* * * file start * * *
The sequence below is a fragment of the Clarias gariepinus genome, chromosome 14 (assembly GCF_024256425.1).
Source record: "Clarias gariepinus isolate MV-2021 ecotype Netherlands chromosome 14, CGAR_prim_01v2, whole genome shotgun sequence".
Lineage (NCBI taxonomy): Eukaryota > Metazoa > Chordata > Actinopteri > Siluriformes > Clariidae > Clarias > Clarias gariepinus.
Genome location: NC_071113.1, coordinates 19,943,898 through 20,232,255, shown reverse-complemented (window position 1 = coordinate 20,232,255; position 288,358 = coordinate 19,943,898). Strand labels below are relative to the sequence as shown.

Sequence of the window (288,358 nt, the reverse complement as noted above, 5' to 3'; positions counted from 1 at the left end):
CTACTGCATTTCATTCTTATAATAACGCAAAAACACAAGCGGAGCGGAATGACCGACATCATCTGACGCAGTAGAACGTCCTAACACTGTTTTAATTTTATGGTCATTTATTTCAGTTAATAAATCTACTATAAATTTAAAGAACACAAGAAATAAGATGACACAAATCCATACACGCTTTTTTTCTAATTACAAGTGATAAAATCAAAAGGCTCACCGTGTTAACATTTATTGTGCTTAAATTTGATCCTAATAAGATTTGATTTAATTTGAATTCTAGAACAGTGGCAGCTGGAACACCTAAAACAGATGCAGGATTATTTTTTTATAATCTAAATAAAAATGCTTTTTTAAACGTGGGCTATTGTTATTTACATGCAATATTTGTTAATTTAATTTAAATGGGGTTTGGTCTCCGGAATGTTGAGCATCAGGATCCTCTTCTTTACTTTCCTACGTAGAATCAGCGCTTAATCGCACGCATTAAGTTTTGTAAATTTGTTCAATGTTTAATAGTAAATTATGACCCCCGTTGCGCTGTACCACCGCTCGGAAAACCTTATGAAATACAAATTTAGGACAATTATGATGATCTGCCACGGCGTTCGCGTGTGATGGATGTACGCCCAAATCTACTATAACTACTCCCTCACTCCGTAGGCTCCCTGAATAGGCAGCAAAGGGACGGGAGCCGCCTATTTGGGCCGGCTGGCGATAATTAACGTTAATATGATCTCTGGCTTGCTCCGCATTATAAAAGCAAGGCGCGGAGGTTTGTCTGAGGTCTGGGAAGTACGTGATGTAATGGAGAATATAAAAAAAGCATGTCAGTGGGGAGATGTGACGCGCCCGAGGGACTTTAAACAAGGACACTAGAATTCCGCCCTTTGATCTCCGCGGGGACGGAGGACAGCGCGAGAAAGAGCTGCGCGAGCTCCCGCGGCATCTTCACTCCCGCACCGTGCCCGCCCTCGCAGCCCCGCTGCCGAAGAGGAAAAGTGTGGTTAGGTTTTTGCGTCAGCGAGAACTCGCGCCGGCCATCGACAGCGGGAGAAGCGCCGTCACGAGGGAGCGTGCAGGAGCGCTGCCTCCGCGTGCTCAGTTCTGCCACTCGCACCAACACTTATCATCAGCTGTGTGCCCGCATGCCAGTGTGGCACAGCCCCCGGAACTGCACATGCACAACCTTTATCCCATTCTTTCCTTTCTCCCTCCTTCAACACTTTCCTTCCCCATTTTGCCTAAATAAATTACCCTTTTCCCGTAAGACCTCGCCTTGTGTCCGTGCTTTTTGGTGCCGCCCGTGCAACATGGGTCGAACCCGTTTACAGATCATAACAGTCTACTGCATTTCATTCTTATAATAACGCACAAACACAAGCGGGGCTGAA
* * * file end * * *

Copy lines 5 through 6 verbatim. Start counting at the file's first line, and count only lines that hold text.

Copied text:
Sequence of the window (288,358 nt, the reverse complement as noted above, 5' to 3'; positions counted from 1 at the left end):
CTACTGCATTTCATTCTTATAATAACGCAAAAACACAAGCGGAGCGGAATGACCGACATCATCTGACGCAGTAGAACGTCCTAACACTGTTTTAATTTTATGGTCATTTATTTCAGTTAATAAATCTACTATAAATTTAAAGAACACAAGAAATAAGATGACACAAATCCATACACGCTTTTTTTCTAATTACAAGTGATAAAATCAAAAGGCTCACCGTGTTAACATTTATTGTGCTTAAATTTGATCCTAATAAGATTTGATTTAATTTGAATTCTAGAACAGTGGCAGCTGGAACACCTAAAACAGATGCAGGATTATTTTTTTATAATCTAAATAAAAATGCTTTTTTAAACGTGGGCTATTGTTATTTACATGCAATATTTGTTAATTTAATTTAAATGGGGTTTGGTCTCCGGAATGTTGAGCATCAGGATCCTCTTCTTTACTTTCCTACGTAGAATCAGCGCTTAATCGCACGCATTAAGTTTTGTAAATTTGTTCAATGTTTAATAGTAAATTATGACCCCCGTTGCGCTGTACCACCGCTCGGAAAACCTTATGAAATACAAATTTAGGACAATTATGATGATCTGCCACGGCGTTCGCGTGTGATGGATGTACGCCCAAATCTACTATAACTACTCCCTCACTCCGTAGGCTCCCTGAATAGGCAGCAAAGGGACGGGAGCCGCCTATTTGGGCCGGCTGGCGATAATTAACGTTAATATGATCTCTGGCTTGCTCCGCATTATAAAAGCAAGGCGCGGAGGTTTGTCTGAGGTCTGGGAAGTACGTGATGTAATGGAGAATATAAAAAAAGCATGTCAGTGGGGAGATGTGACGCGCCCGAGGGACTTTAAACAAGGACACTAGAATTCCGCCCTTTGATCTCCGCGGGGACGGAGGACAGCGCGAGAAAGAGCTGCGCGAGCTCCCGCGGCATCTTCACTCCCGCACCGTGCCCGCCCTCGCAGCCCCGCTGCCGAAGAGGAAAAGTGTGGTTAGGTTTTTGCGTCAGCGAGAACTCGCGCCGGCCATCGACAGCGGGAGAAGCGCCGTCACGAGGGAGCGTGCAGGAGCGCTGCCTCCGCGTGCTCAGTTCTGCCACTCGCACCAACACTTATCATCAGCTGTGTGCCCGCATGCCAGTGTGGCACAGCCCCCGGAACTGCACATGCACAACCTTTATCCCATTCTTTCCTTTCTCCCTCCTTCAACACTTTCCTTCCCCATTTTGCCTAAATAAATTACCCTTTTCCCGTAAGACCTCGCCTTGTGTCCGTGCTTTTTGGTGCCGCCCGTGCAACATGGGTCGAACCCGTTTACAGATCATAACAGTCTACTGCATTTCATTCTTATAATAACGCACAAACACAAGCGGGGCTGAA